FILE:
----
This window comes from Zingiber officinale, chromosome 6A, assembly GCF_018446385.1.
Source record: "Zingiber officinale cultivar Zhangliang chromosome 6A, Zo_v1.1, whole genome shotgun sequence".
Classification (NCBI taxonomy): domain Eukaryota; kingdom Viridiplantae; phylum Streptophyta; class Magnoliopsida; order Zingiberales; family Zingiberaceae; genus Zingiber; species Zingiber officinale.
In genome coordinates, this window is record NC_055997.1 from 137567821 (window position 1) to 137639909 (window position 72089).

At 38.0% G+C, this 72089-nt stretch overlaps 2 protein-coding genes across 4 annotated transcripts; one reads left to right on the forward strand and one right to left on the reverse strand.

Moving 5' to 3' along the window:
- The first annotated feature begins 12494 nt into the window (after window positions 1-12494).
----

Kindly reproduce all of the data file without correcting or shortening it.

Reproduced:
This window comes from Zingiber officinale, chromosome 6A, assembly GCF_018446385.1.
Source record: "Zingiber officinale cultivar Zhangliang chromosome 6A, Zo_v1.1, whole genome shotgun sequence".
Classification (NCBI taxonomy): domain Eukaryota; kingdom Viridiplantae; phylum Streptophyta; class Magnoliopsida; order Zingiberales; family Zingiberaceae; genus Zingiber; species Zingiber officinale.
In genome coordinates, this window is record NC_055997.1 from 137567821 (window position 1) to 137639909 (window position 72089).

At 38.0% G+C, this 72089-nt stretch overlaps 2 protein-coding genes across 4 annotated transcripts; one reads left to right on the forward strand and one right to left on the reverse strand.

Moving 5' to 3' along the window:
- The first annotated feature begins 12494 nt into the window (after window positions 1-12494).